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By the end of this section, you will be able to:
  • Differentiate between genotype and phenotype
  • Describe how alleles determine a person’s traits
  • Summarize Mendel’s experiments and relate them to human genetics
  • Explain the inheritance of autosomal dominant and recessive and sex-linked genetic disorders

We have discussed the events that lead to the development of a newborn. But what makes each newborn unique? The answer lies, of course, in the DNA in the sperm and oocyte that combined to produce that first diploid cell, the human zygote.

From genotype to phenotype

Each human body cell has a full complement of DNA stored in 23 pairs of chromosomes. [link] shows the pairs in a systematic arrangement called a karyotype    . Among these is one pair of chromosomes, called the sex chromosomes    , that determines the sex of the individual (XX in females, XY in males). The remaining 22 chromosome pairs are called autosomal chromosomes . Each of these chromosomes carries hundreds or even thousands of genes, each of which codes for the assembly of a particular protein—that is, genes are “expressed” as proteins. An individual’s complete genetic makeup is referred to as his or her genotype    . The characteristics that the genes express, whether they are physical, behavioral, or biochemical, are a person’s phenotype    .

You inherit one chromosome in each pair—a full complement of 23—from each parent. This occurs when the sperm and oocyte combine at the moment of your conception. Homologous chromosomes—those that make up a complementary pair—have genes for the same characteristics in the same location on the chromosome. Because one copy of a gene, an allele    , is inherited from each parent, the alleles in these complementary pairs may vary. Take for example an allele that encodes for dimples. A child may inherit the allele encoding for dimples on the chromosome from the father and the allele that encodes for smooth skin (no dimples) on the chromosome from the mother.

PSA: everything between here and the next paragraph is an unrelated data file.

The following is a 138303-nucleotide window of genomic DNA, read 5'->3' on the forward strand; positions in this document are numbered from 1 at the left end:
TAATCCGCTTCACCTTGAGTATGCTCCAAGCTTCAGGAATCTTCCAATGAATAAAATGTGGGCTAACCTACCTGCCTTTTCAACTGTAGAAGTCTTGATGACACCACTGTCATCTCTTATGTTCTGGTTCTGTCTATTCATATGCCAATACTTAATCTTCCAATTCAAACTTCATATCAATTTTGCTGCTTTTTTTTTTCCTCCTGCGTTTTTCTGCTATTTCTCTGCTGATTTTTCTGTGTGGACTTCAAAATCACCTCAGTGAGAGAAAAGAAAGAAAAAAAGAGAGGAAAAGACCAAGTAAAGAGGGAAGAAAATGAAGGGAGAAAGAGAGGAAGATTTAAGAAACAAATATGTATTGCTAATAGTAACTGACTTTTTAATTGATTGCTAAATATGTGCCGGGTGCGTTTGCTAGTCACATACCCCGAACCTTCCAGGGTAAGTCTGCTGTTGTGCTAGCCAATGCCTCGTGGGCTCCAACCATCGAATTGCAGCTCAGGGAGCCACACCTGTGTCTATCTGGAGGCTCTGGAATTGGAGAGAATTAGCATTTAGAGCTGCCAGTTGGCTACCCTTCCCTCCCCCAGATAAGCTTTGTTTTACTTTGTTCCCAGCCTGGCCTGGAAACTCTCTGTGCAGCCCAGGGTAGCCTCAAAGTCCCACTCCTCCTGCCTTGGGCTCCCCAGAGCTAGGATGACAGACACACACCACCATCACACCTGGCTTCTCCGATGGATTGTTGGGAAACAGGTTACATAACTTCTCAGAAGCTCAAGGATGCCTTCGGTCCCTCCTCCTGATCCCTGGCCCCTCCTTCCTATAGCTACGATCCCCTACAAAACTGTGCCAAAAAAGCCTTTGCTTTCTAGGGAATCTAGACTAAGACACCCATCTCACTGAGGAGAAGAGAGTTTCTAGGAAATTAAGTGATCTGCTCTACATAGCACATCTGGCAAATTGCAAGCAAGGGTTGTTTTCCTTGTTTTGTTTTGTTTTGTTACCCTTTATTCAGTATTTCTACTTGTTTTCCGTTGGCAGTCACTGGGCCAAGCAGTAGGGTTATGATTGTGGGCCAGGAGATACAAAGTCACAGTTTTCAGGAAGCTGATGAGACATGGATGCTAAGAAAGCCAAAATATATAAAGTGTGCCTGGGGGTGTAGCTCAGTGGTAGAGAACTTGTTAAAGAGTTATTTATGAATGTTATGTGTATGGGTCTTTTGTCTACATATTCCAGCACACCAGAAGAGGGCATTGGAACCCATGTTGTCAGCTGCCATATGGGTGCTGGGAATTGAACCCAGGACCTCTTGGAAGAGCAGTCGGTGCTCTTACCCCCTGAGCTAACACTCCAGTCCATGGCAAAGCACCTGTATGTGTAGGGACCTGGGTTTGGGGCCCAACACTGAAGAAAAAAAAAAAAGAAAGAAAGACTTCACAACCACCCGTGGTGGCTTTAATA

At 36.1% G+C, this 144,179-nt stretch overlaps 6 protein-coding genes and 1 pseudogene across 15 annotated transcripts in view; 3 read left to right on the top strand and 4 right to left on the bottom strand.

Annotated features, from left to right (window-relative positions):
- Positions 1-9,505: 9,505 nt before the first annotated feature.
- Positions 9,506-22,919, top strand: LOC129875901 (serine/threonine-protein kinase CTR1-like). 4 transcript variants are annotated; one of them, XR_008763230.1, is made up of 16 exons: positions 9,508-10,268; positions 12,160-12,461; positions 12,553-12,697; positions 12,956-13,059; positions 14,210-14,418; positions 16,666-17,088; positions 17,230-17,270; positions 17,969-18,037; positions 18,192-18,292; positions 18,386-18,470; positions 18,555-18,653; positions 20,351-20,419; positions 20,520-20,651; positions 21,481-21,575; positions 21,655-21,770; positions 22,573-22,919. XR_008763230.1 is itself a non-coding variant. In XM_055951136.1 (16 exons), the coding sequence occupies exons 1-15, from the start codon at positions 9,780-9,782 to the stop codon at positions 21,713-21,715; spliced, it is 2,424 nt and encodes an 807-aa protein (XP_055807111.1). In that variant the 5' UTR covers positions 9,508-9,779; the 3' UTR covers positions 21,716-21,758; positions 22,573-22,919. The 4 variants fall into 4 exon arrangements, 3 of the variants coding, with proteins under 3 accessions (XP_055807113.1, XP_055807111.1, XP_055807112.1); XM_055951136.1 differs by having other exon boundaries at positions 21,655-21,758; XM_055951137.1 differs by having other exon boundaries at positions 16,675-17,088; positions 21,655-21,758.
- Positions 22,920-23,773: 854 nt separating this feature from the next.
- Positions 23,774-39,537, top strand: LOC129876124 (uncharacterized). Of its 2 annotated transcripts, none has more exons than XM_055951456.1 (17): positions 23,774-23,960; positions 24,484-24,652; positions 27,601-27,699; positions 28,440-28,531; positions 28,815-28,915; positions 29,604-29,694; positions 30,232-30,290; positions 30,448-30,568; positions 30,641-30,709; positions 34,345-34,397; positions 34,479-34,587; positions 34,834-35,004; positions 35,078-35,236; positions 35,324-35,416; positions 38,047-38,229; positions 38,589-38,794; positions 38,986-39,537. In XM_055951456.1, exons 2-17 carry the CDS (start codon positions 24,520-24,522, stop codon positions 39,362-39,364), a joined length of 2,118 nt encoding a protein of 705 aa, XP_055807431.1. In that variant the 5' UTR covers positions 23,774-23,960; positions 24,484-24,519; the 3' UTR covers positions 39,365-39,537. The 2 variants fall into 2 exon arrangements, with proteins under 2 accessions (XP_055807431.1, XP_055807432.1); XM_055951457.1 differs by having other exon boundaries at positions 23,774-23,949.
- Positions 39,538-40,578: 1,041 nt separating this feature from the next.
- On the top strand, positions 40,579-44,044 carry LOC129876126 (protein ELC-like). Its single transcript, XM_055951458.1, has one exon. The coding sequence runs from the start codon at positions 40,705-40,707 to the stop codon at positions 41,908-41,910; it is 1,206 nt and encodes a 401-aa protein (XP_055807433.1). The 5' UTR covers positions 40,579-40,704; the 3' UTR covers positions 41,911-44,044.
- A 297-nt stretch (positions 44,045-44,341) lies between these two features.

Chromosomal complement of a male

This figure show the 23 pairs of chromosomes in a male human being.
Each pair of chromosomes contains hundreds to thousands of genes. The banding patterns are nearly identical for the two chromosomes within each pair, indicating the same organization of genes. As is visible in this karyotype, the only exception to this is the XY sex chromosome pair in males. (credit: National Human Genome Research Institute)

Although a person can have two identical alleles for a single gene (a homozygous    state), it is also possible for a person to have two different alleles (a heterozygous    state). The two alleles can interact in several different ways. The expression of an allele can be dominant, for which the activity of this gene will mask the expression of a nondominant, or recessive, allele. Sometimes dominance is complete; at other times, it is incomplete. In some cases, both alleles are expressed at the same time in a form of expression known as codominance.

In the simplest scenario, a single pair of genes will determine a single heritable characteristic. However, it is quite common for multiple genes to interact to confer a feature. For instance, eight or more genes—each with their own alleles—determine eye color in humans. Moreover, although any one person can only have two alleles corresponding to a given gene, more than two alleles commonly exist in a population. This phenomenon is called multiple alleles. For example, there are three different alleles that encode ABO blood type; these are designated I A , I B , and i.

Questions & Answers